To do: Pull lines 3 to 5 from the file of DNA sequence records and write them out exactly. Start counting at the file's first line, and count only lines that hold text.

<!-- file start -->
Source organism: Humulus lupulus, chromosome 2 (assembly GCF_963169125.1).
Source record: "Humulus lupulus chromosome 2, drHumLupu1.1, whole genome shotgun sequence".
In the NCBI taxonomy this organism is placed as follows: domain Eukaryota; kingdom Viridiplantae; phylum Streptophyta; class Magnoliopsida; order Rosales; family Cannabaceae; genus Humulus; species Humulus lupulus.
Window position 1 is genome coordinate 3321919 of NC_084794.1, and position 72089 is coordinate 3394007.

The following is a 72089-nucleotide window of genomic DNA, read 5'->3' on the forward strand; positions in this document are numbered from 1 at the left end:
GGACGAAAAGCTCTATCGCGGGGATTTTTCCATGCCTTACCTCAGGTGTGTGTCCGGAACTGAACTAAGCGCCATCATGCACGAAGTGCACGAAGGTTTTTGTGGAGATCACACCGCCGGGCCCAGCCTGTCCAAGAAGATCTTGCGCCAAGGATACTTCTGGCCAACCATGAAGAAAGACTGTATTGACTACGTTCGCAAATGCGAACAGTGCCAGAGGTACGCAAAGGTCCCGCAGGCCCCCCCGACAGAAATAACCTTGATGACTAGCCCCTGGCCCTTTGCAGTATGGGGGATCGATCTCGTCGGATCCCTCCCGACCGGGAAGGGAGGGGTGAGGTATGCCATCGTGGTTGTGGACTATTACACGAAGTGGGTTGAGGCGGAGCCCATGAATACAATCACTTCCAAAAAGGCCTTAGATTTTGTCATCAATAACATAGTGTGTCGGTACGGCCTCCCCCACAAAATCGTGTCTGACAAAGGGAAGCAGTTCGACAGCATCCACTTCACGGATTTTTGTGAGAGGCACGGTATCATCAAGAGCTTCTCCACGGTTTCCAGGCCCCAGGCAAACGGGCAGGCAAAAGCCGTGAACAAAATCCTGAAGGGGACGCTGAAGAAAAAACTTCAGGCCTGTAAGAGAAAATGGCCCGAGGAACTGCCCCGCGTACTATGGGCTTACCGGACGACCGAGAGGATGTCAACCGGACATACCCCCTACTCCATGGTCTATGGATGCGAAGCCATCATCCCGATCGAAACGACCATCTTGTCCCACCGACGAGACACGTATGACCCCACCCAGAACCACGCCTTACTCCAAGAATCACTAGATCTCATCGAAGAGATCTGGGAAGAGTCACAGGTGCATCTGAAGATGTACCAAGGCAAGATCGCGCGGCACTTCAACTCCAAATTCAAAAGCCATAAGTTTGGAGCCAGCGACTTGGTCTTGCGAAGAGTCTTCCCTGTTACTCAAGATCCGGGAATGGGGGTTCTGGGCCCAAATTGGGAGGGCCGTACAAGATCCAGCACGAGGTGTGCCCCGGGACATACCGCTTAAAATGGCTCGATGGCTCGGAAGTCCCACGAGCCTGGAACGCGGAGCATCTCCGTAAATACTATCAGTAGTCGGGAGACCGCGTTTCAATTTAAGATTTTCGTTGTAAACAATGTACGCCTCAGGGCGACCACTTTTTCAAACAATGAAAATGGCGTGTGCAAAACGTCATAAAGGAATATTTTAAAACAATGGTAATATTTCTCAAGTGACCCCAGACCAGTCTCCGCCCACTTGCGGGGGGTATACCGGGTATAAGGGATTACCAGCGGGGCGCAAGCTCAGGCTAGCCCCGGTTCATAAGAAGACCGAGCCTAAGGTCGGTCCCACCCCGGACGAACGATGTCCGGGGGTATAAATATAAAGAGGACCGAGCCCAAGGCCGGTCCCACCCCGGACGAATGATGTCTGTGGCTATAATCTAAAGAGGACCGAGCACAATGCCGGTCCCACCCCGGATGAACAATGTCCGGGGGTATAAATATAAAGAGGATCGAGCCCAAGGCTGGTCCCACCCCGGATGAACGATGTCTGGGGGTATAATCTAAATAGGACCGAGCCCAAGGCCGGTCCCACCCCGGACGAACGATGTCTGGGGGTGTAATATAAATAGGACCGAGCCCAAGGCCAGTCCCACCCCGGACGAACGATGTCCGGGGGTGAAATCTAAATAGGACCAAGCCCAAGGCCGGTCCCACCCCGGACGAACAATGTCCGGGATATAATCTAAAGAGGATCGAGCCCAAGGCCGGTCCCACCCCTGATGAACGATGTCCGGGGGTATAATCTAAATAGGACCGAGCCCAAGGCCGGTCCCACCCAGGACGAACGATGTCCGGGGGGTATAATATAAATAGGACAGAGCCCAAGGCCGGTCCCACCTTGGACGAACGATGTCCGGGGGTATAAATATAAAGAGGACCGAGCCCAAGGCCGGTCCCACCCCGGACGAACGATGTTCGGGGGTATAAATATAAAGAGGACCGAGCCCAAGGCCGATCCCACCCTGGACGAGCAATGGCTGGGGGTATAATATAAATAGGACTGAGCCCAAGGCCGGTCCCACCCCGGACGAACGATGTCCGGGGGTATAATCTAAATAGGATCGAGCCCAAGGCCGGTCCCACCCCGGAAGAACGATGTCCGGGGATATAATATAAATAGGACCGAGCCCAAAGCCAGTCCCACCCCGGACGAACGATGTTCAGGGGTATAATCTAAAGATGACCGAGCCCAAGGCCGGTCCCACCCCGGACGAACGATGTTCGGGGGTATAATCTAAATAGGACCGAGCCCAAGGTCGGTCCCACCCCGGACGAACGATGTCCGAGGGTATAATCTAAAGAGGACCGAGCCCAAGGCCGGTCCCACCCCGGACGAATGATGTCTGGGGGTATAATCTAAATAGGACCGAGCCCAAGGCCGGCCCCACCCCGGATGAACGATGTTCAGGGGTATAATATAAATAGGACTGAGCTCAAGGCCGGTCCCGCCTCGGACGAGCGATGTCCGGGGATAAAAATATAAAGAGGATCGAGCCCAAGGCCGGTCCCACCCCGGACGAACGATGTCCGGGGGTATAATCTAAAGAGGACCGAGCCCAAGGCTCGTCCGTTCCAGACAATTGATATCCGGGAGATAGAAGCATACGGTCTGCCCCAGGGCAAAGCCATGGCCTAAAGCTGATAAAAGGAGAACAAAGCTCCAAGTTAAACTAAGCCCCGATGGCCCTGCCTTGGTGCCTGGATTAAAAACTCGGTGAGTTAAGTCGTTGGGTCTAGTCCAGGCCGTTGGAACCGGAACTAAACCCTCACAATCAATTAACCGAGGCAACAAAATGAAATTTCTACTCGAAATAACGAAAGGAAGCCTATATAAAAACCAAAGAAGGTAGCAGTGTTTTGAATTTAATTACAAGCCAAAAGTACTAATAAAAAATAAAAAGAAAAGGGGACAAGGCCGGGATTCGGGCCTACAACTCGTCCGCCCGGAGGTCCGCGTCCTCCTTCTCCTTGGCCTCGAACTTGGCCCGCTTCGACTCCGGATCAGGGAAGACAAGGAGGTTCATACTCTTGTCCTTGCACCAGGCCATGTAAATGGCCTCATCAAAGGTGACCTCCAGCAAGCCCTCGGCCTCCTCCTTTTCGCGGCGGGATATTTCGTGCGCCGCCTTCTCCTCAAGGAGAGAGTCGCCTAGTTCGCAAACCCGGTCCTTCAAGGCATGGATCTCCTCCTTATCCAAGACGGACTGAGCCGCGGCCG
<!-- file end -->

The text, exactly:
In the NCBI taxonomy this organism is placed as follows: domain Eukaryota; kingdom Viridiplantae; phylum Streptophyta; class Magnoliopsida; order Rosales; family Cannabaceae; genus Humulus; species Humulus lupulus.
Window position 1 is genome coordinate 3321919 of NC_084794.1, and position 72089 is coordinate 3394007.

The following is a 72089-nucleotide window of genomic DNA, read 5'->3' on the forward strand; positions in this document are numbered from 1 at the left end: